Mobile has been in a rut. Whether you're talking about smartphones, tablets, or even laptops, the basics have been set for years. You get whatever model of a device you want, picking from the set of options presented, and then depend on software to make things work the way you want.

But what if you had far more choices about the hardware than previously possible? Get things to work the way want and you might become more productive. Maybe you could put together a solution that worked perfectly for you, rather than one that more or less made due.

Apple's MacBook without a keyboard

New possibilities are coming quickly. Apple filed a patent for a MacBook without a keyboard. At least, it won't have the usual type of hardware keyboard with defined keys.

Instead a "force-sensitive input structure for an electronic device" accepts pressure input wherever you press on what looks like a giant touchpad. Rather than physically depressing keys, you tap the surface and get haptic feedback.

But this concept is so much more. The keys wouldn't be printed on the surface. Instead, "micro-perforations or holes" would let backlighting show the key outlines and their symbols. The entire keyboard could be user-configurable. Want a keypad on the right and alphanumerics on the left? No problem. Wait, get that backwards? Just switch it around. Break keys into two groups and have them incline toward each other like a ergonomic keyboard? No problem.

It's not in production, but this is such a cool concept that one can hope Apple will bring it to market.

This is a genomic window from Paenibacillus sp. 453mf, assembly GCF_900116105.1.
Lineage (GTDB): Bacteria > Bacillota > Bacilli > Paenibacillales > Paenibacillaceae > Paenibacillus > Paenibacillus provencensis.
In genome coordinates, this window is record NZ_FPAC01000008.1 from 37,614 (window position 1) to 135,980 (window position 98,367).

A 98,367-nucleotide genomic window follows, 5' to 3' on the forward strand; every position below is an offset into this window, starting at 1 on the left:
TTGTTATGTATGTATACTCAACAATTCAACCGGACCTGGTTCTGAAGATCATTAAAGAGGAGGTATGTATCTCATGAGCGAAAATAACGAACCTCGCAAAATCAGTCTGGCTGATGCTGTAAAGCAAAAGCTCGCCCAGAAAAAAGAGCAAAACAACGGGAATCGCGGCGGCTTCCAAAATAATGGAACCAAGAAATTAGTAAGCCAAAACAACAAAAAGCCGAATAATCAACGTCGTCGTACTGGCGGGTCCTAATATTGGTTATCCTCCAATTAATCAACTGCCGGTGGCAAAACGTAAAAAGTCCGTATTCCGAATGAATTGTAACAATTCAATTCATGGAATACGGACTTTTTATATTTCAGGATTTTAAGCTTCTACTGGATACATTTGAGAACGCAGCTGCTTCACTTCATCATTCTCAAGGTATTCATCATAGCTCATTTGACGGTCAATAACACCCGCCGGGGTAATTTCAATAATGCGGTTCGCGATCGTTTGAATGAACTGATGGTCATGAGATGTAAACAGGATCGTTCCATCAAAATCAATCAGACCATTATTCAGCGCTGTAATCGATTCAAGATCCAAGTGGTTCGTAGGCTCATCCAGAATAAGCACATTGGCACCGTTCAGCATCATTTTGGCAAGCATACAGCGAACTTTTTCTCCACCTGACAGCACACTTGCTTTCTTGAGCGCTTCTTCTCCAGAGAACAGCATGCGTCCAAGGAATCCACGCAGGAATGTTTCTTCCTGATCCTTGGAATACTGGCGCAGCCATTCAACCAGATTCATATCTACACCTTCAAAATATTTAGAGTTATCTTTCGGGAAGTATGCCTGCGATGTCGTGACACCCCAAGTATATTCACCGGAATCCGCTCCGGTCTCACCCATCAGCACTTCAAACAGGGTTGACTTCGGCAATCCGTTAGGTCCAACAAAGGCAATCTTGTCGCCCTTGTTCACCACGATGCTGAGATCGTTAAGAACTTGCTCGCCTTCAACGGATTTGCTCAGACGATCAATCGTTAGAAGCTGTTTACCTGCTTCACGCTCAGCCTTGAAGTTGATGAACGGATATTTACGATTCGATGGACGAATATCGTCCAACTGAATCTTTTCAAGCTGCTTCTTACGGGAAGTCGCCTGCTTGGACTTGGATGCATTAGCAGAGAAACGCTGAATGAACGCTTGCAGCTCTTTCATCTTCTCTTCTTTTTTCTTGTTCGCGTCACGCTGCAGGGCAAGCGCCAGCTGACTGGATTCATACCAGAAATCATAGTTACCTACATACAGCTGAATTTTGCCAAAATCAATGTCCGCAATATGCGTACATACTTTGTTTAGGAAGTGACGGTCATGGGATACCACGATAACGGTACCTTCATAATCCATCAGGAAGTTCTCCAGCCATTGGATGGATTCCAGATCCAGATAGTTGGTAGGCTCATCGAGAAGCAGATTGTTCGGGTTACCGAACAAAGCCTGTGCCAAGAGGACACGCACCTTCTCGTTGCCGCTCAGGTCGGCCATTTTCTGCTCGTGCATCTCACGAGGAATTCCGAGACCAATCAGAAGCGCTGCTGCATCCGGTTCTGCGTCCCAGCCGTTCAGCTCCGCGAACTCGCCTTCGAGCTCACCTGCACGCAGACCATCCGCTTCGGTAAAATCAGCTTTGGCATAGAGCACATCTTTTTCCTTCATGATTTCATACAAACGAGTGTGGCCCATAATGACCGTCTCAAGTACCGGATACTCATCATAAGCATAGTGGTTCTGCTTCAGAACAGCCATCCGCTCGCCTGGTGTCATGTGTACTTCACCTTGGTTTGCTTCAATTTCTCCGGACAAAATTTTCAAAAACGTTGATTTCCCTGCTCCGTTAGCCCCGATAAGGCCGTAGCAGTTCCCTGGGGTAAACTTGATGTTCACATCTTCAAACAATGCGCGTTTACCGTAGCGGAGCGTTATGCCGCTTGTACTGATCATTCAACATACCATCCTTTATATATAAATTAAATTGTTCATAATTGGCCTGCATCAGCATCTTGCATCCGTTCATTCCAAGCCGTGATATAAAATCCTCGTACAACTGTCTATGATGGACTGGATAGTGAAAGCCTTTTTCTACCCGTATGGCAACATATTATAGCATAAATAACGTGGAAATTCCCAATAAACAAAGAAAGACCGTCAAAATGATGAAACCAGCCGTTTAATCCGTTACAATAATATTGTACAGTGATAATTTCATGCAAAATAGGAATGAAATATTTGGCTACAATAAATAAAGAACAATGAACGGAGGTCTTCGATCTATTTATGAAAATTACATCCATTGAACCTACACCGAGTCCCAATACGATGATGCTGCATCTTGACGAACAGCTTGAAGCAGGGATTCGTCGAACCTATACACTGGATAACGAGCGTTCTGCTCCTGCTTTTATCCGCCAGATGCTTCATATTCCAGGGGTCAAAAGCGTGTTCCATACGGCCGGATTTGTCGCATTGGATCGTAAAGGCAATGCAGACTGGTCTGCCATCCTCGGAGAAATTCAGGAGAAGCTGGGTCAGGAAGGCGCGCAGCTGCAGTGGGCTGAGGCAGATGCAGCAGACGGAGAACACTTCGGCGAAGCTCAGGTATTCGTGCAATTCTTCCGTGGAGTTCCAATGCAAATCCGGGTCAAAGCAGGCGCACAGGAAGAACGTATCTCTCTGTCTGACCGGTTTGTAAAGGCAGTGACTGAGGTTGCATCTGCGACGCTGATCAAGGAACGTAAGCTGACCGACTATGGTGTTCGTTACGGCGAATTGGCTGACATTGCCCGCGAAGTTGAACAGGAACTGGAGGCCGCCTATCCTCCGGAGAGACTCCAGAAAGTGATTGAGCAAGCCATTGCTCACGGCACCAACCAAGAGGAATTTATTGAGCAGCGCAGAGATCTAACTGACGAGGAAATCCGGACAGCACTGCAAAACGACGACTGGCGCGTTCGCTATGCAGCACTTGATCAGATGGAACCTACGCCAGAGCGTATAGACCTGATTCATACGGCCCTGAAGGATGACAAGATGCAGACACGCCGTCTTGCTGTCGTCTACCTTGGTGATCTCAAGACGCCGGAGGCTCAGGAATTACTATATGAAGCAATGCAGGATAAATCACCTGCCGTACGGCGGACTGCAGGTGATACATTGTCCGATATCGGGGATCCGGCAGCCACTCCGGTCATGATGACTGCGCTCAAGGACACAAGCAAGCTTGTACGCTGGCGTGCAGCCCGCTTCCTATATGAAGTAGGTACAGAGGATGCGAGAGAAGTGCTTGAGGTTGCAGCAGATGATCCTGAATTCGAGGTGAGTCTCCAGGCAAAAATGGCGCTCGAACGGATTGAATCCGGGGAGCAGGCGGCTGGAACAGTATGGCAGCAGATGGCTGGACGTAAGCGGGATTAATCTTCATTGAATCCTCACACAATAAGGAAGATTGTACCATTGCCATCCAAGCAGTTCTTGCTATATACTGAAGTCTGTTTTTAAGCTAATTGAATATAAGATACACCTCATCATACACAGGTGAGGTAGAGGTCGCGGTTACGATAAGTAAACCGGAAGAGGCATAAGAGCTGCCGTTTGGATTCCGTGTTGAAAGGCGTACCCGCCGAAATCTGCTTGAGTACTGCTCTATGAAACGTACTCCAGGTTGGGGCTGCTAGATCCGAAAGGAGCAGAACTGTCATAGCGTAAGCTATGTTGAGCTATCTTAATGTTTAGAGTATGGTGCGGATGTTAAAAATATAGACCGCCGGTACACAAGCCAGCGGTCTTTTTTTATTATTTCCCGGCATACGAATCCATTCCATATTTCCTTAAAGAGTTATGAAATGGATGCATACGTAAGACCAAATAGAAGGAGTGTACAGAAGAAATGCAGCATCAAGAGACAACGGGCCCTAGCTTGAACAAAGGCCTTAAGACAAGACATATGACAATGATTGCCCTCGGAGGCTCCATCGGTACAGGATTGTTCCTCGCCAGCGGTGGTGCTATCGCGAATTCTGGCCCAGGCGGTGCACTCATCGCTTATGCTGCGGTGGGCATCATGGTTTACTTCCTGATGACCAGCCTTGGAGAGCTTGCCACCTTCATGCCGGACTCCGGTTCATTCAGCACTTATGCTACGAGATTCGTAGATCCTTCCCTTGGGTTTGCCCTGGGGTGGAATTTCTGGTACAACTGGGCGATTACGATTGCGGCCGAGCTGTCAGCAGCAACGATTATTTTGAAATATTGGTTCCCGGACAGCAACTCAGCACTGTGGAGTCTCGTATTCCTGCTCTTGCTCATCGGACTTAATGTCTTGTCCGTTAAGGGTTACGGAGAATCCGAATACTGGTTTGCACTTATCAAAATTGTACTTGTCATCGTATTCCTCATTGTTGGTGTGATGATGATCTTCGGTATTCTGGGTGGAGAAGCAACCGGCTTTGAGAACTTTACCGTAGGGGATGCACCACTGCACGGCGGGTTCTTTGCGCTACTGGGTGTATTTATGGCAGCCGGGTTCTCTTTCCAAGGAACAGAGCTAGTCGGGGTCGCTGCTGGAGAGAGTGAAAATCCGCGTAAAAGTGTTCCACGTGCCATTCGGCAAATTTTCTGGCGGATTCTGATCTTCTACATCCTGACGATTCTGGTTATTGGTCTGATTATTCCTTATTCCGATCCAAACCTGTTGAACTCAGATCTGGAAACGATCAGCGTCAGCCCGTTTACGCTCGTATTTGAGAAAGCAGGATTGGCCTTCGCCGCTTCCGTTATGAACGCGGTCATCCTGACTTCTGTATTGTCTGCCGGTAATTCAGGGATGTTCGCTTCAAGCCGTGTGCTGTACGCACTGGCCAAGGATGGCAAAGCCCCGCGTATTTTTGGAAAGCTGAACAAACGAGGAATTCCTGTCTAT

Modular mobile

Then there's Google's Project Ara, which is supposed to hit the market this year after some difficulties. The phone will be an open platform phone with a modular structure that will allow users to swap parts at will.

That is an exciting thought. Want a better camera than what came with your phone? Buy a new compatible one and swap them. Upgrade the speakers, get the next evolution of screen resolution, or add a projector of laser pointer.

This would be an ability that has been limited to Window-type PCs where you can add memory, swap video cards, and include other capabilities -- if you know what you're doing.

A modular design will turn mobile hardware development upside down. You could piece together what you want. The approach will also put a spike through the idea that you have to either settle for what the big manufacturers offer through retailers and carriers. Smaller development companies will be able to get to market using standards-based frameworks, much like PCs, letting the innovation run free.

Changes like the ones Google and Apple are moving in directions that could reinvigorate mobile computing, just when things started to seem predictable. Here's to the future.